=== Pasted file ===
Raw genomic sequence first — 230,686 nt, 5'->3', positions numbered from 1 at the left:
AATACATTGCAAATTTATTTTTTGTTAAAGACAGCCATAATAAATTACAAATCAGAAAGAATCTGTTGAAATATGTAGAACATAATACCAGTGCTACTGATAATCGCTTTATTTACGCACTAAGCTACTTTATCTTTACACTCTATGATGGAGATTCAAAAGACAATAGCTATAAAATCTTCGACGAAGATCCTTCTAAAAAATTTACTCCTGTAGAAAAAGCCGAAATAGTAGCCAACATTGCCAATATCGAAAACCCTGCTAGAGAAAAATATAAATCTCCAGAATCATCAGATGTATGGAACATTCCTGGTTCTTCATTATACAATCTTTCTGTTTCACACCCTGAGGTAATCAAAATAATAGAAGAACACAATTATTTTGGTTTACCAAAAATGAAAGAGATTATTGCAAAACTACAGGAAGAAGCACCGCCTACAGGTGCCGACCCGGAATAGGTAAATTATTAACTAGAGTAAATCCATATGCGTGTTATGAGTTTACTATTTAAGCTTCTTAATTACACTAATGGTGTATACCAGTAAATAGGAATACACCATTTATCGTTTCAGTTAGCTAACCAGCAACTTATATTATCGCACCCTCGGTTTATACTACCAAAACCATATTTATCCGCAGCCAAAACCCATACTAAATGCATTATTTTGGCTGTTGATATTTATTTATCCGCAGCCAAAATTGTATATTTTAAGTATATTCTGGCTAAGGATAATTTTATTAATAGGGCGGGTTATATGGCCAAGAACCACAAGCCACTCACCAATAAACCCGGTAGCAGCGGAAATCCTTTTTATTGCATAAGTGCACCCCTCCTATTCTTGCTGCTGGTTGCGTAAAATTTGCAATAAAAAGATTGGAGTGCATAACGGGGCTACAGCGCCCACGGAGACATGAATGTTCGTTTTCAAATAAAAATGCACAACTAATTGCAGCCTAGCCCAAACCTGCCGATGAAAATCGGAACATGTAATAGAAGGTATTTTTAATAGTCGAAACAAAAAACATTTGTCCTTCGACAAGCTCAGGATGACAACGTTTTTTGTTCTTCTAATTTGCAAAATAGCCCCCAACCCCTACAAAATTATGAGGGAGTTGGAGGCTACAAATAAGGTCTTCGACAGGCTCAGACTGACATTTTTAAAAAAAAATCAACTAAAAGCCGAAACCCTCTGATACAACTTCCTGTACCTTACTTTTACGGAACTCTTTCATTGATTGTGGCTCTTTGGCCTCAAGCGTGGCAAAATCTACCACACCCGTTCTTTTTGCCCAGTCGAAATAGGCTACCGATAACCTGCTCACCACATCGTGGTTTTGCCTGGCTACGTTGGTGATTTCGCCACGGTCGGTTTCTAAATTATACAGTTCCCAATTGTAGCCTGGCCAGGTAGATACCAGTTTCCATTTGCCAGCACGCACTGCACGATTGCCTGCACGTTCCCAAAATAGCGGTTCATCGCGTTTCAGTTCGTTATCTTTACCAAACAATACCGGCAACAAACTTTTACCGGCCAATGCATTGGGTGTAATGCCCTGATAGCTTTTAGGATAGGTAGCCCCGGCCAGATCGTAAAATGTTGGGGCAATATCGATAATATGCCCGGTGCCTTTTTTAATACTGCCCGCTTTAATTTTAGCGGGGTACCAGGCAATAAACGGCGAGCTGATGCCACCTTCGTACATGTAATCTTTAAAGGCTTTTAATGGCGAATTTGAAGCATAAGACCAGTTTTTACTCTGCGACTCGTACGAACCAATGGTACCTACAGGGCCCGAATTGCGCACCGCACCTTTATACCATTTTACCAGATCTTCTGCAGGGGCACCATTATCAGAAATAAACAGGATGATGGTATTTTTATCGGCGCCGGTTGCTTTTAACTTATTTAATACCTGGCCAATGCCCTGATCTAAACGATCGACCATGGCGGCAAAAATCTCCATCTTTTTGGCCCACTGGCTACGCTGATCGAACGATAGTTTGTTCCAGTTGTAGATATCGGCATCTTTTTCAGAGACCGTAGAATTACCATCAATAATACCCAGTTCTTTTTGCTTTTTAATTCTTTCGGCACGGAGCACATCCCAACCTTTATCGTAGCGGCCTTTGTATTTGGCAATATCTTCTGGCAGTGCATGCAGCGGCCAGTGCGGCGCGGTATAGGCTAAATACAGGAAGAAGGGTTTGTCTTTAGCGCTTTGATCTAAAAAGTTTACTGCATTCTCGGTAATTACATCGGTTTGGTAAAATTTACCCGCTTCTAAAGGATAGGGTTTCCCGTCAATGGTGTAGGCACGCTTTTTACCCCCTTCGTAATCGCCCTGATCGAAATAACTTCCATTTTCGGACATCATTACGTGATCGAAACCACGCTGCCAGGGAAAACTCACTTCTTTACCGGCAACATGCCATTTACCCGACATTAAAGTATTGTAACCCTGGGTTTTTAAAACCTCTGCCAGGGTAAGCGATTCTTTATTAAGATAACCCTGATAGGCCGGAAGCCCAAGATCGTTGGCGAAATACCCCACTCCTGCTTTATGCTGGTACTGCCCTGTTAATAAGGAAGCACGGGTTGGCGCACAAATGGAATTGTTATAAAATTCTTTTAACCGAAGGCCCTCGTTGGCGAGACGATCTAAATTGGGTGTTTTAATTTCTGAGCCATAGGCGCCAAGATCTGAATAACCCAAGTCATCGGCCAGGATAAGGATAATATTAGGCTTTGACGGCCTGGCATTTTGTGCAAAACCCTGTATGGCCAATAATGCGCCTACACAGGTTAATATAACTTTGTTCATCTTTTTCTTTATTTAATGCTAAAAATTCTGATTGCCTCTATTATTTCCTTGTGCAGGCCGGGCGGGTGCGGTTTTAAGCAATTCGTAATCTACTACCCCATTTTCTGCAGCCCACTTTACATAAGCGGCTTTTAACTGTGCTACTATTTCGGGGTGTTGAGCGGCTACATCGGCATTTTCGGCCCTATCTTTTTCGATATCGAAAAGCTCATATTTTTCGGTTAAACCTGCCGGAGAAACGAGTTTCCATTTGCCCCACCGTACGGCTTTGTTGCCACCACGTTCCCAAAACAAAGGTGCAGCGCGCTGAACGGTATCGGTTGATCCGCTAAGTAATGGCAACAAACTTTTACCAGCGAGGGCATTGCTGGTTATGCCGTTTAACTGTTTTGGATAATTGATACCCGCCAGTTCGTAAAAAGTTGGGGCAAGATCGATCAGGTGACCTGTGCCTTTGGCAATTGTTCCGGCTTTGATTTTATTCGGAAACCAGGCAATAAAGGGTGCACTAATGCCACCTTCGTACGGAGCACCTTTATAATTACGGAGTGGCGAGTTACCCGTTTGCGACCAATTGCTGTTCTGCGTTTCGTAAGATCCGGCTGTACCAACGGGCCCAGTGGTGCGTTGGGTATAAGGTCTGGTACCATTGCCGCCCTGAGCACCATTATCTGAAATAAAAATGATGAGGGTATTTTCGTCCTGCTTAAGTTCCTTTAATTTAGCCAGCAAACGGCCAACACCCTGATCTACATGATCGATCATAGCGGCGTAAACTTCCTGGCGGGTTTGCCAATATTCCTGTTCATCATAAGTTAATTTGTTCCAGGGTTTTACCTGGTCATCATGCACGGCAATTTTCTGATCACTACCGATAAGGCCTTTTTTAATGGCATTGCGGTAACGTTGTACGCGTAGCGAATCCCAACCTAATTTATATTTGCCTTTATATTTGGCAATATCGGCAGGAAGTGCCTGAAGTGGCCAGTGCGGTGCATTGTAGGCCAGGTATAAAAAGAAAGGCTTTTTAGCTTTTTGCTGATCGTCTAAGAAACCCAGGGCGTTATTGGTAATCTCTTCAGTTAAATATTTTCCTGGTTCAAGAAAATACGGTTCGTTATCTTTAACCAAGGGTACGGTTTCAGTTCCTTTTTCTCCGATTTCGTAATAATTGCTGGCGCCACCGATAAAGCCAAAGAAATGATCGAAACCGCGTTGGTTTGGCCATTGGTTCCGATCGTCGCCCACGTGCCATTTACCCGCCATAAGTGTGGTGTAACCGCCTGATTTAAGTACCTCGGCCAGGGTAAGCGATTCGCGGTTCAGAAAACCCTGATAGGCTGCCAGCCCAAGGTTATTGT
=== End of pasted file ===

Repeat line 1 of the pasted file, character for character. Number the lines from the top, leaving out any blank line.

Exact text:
Raw genomic sequence first — 230,686 nt, 5'->3', positions numbered from 1 at the left: